Case 12601/13061/14016

High-Throughput Nanofluidic Desalting System Using Concentration Polarization Effect


Thermoelectric heat pumpsNanofluidic desalting systems, ion-permselectivity, proteomics, fluidic chip


Desalting of water and uses in biological engineering, including sample concentrator, protein/ion preconcentration, high-throughput microfluidic immunoassay, etc.

  • Low throughput due to extreme small volume of microfluidic devices
  • Significant sample loss caused by chip-to-world interfacing
  • Concentration range as wide as seven or more orders of magnitude
  • Reliability limit of immunoassay due to interference from background molecules


This invention combines electrokinetics and nanofluidic technology, and provides methods that purify solutions efficiently. The basic device is a fluidic chip comprising a planar array of channels through which a liquid containing a species of interest can be made to pass with at least one rigid substrate connected. A high aspect ratio ion-selective membrane is embedded within the chip. To realize the strong electrokinetic response, the main microchannel connects to a perm-selective nanochannel of 40 nm depth. Only ion and charged particles are trapped in the concentration region and only water can pass through the concentration zone and flow to the right reservoir with high speed. The whole system can be upgraded using massive multiplexed methods to achieve even higher throughput and successive concentration. The device can also consists of a number of microchannels which have one inlet and multiple outlets, and each outlet is open to external environment or connected to other components to eliminate the conventional buffer channel and yield higher flexibility to the system. The device is controlled by purely external electric field configuration, and no additional mechanical system is needed.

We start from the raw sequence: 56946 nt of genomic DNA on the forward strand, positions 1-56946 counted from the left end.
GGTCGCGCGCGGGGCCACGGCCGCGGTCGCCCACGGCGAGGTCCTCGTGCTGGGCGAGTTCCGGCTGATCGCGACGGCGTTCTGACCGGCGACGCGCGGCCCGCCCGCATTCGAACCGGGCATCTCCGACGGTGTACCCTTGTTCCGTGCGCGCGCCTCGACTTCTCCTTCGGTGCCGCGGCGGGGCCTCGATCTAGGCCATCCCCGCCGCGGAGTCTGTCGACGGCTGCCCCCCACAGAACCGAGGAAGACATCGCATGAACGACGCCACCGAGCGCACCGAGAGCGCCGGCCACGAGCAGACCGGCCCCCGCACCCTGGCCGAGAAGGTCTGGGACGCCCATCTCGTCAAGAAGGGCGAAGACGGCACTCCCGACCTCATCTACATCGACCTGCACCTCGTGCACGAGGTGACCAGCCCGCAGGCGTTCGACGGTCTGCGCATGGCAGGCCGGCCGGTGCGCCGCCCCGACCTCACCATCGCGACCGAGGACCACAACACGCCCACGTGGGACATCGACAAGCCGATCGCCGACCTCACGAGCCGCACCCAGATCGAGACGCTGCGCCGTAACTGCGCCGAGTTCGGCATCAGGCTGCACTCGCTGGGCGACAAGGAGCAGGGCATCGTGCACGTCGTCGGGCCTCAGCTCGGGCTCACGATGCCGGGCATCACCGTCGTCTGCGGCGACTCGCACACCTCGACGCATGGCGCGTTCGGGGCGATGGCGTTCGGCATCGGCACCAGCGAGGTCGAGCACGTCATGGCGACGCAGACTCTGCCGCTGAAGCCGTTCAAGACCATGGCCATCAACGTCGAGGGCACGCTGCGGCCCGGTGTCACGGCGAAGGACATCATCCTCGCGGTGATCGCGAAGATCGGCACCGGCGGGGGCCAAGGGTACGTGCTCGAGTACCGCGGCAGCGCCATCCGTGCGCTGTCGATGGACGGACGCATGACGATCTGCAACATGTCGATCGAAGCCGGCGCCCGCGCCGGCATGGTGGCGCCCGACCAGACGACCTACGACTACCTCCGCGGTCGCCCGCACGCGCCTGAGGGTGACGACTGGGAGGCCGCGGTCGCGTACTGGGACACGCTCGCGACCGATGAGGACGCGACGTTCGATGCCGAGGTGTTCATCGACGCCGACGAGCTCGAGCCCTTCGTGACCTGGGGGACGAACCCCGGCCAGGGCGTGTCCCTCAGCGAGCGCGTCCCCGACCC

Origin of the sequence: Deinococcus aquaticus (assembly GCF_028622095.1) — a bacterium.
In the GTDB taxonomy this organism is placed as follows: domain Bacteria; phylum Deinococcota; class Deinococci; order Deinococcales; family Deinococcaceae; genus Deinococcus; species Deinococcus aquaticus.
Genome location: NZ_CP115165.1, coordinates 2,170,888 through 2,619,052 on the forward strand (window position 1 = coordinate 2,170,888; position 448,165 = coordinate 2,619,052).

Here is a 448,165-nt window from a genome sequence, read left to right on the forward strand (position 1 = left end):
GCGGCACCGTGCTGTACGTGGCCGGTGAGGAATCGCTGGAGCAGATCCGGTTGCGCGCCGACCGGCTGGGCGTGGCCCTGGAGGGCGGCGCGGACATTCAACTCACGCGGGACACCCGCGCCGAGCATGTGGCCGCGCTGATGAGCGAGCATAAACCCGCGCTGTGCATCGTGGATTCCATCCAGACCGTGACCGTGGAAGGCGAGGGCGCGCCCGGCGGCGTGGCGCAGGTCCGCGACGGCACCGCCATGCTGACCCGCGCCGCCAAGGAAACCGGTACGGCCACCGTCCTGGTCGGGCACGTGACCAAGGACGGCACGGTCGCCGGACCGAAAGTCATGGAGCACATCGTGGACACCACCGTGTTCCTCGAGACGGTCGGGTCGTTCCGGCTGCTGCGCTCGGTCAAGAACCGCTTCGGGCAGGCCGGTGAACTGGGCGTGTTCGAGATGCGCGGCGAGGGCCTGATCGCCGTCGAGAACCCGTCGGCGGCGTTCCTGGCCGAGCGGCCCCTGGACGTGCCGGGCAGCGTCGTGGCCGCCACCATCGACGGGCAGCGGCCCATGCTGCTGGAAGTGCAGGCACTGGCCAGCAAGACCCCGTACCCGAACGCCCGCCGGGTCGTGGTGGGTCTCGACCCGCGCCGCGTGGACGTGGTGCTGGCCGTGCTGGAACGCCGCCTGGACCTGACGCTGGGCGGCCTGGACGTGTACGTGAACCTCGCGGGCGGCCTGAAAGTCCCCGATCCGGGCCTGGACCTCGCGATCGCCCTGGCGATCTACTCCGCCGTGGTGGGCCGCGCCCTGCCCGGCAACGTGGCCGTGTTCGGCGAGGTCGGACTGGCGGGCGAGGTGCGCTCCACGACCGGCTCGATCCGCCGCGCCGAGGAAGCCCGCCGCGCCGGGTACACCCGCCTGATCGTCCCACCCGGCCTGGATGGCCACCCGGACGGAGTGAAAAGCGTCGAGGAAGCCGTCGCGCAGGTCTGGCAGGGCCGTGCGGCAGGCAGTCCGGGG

• Desalting inside a microchip minimizing the sample loss during chip-to-world interfacing
  • Superior flow rate than any current electroosmotic pumping mechanism
  • Possibility to achieve successive preconcentration

  • Professor Jongyoon Han(Department of Electrical Engineering and Computer Science, MIT)
  • Dr. Sung Jae Kim (Department of Electrical Engineering and Computer Science, MIT)
  • Dr. Ying-Chih Wang (Sandia National Laboratories, CA)
  • Sung Hee Ko (Pohang University of Science and Technology, Korea)

Intellectual Property:

US Patent and PCT filed on March 23, 2009



Last revised:November 8, 2010

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